The culinary specialities of Anduze

Specialties Anduze
Taste Cévennes goat cheese
Culinary specialities of the Gard

The gastronomy of the Cévenol

The Cévennes is a region abundant in quality farm products. Not so long ago, due to their distance from other dwellings and activities and their lack of resources, the population of the valleys and slopes was pushed to the need for food self-sufficiency. As a result, many local products have retained the know-how and taste of tradition out of need.

Taste the Pélardon d’Anduze

Pélardon is an original brand of a small cheese made from raw goat’s milk. It is produced only in the Cévennes region. It is a small cheese with a diameter of 6 to 7 cm and about 2 cm in height, it contains 45% fat. Made from raw goat’s milk, it weighs an average of 60 grams. Its natural white to ivory paste has a homogeneous texture and a smooth appearance when cut. It becomes brittle when the maturation process is prolonged. So, it can be fresh, creamy or dry and is eaten at room temperature.

The Chestnut

Every year in October, Anduze celebrates the Chestnut Festival, the symbolic tree of the Cévennes. Once upon a time, the famous Jupiter coveted an attractive beauty, called Nea. She chose to die instead of living virtue. To solemnize this sacrifice, a tree was planted on the tomb of the nymph, it was the chestnut tree, the Castanea (chaste Nea). Chestnuts or chestnuts? These two fruits come from the same type of tree, the chestnut tree, which produces many varieties. Only, they are differentiated by its envelope and shape, if it is partitioned, then it is a chestnut, otherwise it is a chestnut. The village is transformed into a gigantic market of flavours with multiple activities around chestnuts. The ceremony takes place in two popular festivals: the chestnut festival and the soup festival. It’s undeniably a popular festival with its accents and traditions of the Cévennes.

Taste the lamb terre d’or du Gard

During the year, the sheep feed on fresh herbs collected on the paths of the arid land or mountains. In autumn, the herbs will be mixed with chestnuts and acorns, in autumn. Accommodating the way the herds are raised, production is irregular and inconsistent throughout the year. There are two cycles of lamb births, at the end of summer, after the return from transhumance and then at the end of winter. The Terres d’Or lamb will be distributed at the market from the end of November to February and for the second period from the end of April to September.

Chestnut Cévennes
Discover the olive oil, the Anduze tapenade

Buy the famous Anduzian olive

The fruit of the olive tree, the olive arrived in Provence and Languedoc in ancient times . The olive was very popular in Roman times. It continued to be consumed during the Middle Ages until the present day. There are different species of olives such as Lucca, or Picholine grown specifically in the Gard. It is no coincidence that the Romans came to settle in Anduze to make it the second city of the Gard after Nimes. Their country sent them to develop the cultivation of vines and olive trees, already known by the Anduzians thanks to the Phocaeans. With a firm flesh, it is characterized by its oblong shape and the fineness of its stone. The most demanding gourmets can enjoy the remarkable flavor of the Anduzian olive from the month of October, the month of the olive harvest in the region.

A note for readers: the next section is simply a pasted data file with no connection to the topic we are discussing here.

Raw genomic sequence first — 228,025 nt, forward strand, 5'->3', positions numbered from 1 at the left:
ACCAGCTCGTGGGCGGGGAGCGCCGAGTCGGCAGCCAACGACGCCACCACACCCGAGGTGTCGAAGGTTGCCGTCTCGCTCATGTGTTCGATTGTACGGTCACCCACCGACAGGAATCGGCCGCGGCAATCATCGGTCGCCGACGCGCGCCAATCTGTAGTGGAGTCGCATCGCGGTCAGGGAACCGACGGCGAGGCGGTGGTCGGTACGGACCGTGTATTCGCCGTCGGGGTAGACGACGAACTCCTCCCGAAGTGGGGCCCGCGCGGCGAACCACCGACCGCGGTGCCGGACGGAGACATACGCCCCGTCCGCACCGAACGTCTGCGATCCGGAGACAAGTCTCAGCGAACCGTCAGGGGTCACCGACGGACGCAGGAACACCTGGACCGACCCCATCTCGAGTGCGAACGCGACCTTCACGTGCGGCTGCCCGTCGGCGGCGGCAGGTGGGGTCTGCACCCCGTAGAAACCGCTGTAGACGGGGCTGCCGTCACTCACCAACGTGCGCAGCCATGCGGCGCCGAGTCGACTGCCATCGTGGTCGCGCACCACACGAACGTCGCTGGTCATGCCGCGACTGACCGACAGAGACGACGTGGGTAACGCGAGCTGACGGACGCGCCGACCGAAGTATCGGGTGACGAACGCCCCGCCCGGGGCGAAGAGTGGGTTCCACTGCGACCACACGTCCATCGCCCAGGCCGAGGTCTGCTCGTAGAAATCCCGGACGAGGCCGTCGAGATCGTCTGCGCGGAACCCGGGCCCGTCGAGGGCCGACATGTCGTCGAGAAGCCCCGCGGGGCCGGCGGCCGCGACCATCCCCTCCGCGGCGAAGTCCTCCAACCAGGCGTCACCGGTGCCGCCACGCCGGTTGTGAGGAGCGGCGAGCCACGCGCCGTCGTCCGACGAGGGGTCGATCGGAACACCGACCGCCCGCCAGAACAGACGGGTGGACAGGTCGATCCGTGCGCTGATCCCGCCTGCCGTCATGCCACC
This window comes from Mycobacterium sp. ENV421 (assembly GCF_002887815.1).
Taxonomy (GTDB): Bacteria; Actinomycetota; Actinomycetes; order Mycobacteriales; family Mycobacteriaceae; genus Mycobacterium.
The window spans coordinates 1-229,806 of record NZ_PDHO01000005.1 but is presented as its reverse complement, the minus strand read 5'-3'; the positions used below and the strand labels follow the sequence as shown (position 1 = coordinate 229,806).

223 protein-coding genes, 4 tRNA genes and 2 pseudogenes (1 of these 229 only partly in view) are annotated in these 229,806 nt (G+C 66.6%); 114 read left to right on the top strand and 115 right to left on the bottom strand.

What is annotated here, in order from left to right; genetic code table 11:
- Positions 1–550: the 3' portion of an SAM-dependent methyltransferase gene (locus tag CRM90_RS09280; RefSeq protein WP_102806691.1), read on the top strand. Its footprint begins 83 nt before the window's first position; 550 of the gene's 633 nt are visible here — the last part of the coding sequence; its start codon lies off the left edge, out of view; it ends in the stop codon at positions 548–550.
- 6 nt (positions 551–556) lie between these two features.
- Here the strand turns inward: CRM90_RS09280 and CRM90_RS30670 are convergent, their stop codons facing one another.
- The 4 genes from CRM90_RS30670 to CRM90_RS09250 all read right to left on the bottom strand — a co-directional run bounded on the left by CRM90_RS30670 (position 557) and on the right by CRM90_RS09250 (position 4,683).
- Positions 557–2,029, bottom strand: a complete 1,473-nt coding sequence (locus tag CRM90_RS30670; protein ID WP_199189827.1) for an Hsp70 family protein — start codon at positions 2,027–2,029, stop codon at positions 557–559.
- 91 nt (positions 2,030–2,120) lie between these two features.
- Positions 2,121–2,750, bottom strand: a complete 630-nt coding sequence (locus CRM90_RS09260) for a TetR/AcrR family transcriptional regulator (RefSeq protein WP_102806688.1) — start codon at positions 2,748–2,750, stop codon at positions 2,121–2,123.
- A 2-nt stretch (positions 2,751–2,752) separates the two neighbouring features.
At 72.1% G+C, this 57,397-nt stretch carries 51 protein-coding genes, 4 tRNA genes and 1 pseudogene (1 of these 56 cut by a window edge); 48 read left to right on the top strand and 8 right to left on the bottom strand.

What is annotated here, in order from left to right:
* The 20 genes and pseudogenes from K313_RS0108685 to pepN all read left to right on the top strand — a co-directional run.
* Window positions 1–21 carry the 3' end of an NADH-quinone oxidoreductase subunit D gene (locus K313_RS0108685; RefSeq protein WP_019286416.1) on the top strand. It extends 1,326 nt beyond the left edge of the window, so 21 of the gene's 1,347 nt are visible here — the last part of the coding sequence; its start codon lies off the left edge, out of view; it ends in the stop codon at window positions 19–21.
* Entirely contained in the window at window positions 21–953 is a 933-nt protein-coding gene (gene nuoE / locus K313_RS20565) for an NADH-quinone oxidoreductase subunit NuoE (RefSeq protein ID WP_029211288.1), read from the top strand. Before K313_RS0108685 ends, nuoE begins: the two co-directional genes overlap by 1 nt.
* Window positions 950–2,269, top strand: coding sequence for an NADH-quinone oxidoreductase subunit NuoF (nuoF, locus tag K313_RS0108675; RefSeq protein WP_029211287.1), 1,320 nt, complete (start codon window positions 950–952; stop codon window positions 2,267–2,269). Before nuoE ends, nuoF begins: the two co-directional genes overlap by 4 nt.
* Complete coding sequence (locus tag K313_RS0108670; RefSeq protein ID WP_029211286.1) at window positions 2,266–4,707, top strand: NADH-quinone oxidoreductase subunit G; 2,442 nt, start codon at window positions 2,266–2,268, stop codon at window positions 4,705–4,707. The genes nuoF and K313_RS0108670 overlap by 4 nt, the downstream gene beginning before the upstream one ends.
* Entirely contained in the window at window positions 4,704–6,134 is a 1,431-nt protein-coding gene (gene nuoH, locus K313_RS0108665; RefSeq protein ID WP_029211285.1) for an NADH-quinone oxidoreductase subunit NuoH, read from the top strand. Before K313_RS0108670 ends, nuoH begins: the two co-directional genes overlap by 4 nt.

Savour the Cévenole Tapenade

Tapenade is a traditional recipe emblematic of southern cuisine. Made from black or green olives, it is traditionally pounded in a mortar with olive oil, anchovy fillets, capers, garlic, mustard and herbes de Provence. It is used in tableware and as an accompaniment to aperitifs. It is mainly served on small toasted canapés, rubbed with garlic and warm. A real delight not to be left out.

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Enjoy the local wines

The Gard is a wine-growing region where D.O.C wines from the Pays du Gard and Pays d’Oc are produced. Due to the rainy climate and the frequency of spring frosts, winegrowers only plant their vines on the most exposed terraces. As production is not abundant, it will often be reserved for local consumption. However, viticulture remains the centre of agricultural activity in the Cévennes foothills and the Cèze valley. The vines are mainly found on hillside plots, secondary land composed of fertilizers that are interspersed with limestone banks. The vineyard area covers an area of 13,000 ha, representing 20% of that of the Gard department, which is the 4th largest department in France. The southern black grape varieties represent: Syrah, Grenache, Carignan or Cinsault. Over the past twenty years, Merlot and Cabernet Sauvignon have been added. Traditional white grape varieties often combined Grenache and Clairette. Over time, it has been enriched with Sauvignon, Chardonnay and Viognier. The micro-climate of this region, with its particular irrigation regime and its marked heat variations during the ripening period of the grapes, makes it possible to produce wines distinguished by an aromatic intensity, a finesse of tannins and an astonishing freshness.

Land Vineyard Gard